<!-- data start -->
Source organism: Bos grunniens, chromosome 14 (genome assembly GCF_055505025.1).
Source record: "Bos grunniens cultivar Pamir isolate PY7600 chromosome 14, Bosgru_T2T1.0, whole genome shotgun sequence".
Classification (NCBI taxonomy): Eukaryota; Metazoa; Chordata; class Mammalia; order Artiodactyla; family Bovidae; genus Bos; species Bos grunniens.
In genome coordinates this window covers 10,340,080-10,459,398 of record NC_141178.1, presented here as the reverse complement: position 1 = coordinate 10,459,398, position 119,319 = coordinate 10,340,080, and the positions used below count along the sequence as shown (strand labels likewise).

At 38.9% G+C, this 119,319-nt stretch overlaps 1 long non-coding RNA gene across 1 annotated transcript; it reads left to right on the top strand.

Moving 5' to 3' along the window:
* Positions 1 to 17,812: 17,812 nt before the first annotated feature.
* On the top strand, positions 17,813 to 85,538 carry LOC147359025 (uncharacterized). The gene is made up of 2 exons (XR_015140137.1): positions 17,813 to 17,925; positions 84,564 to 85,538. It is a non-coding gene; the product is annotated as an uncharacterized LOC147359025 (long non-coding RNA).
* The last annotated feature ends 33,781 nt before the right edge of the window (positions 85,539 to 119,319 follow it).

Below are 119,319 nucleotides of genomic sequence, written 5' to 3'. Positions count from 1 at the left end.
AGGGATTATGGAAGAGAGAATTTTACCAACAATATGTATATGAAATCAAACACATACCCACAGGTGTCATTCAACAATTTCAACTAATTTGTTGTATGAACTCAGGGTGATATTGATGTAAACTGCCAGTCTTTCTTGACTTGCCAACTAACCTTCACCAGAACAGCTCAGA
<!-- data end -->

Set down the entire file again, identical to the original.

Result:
Source organism: Bos grunniens, chromosome 14 (genome assembly GCF_055505025.1).
Source record: "Bos grunniens cultivar Pamir isolate PY7600 chromosome 14, Bosgru_T2T1.0, whole genome shotgun sequence".
Classification (NCBI taxonomy): Eukaryota; Metazoa; Chordata; class Mammalia; order Artiodactyla; family Bovidae; genus Bos; species Bos grunniens.
In genome coordinates this window covers 10,340,080-10,459,398 of record NC_141178.1, presented here as the reverse complement: position 1 = coordinate 10,459,398, position 119,319 = coordinate 10,340,080, and the positions used below count along the sequence as shown (strand labels likewise).

At 38.9% G+C, this 119,319-nt stretch overlaps 1 long non-coding RNA gene across 1 annotated transcript; it reads left to right on the top strand.

Moving 5' to 3' along the window:
* Positions 1 to 17,812: 17,812 nt before the first annotated feature.
* On the top strand, positions 17,813 to 85,538 carry LOC147359025 (uncharacterized). The gene is made up of 2 exons (XR_015140137.1): positions 17,813 to 17,925; positions 84,564 to 85,538. It is a non-coding gene; the product is annotated as an uncharacterized LOC147359025 (long non-coding RNA).
* The last annotated feature ends 33,781 nt before the right edge of the window (positions 85,539 to 119,319 follow it).

Below are 119,319 nucleotides of genomic sequence, written 5' to 3'. Positions count from 1 at the left end.
AGGGATTATGGAAGAGAGAATTTTACCAACAATATGTATATGAAATCAAACACATACCCACAGGTGTCATTCAACAATTTCAACTAATTTGTTGTATGAACTCAGGGTGATATTGATGTAAACTGCCAGTCTTTCTTGACTTGCCAACTAACCTTCACCAGAACAGCTCAGA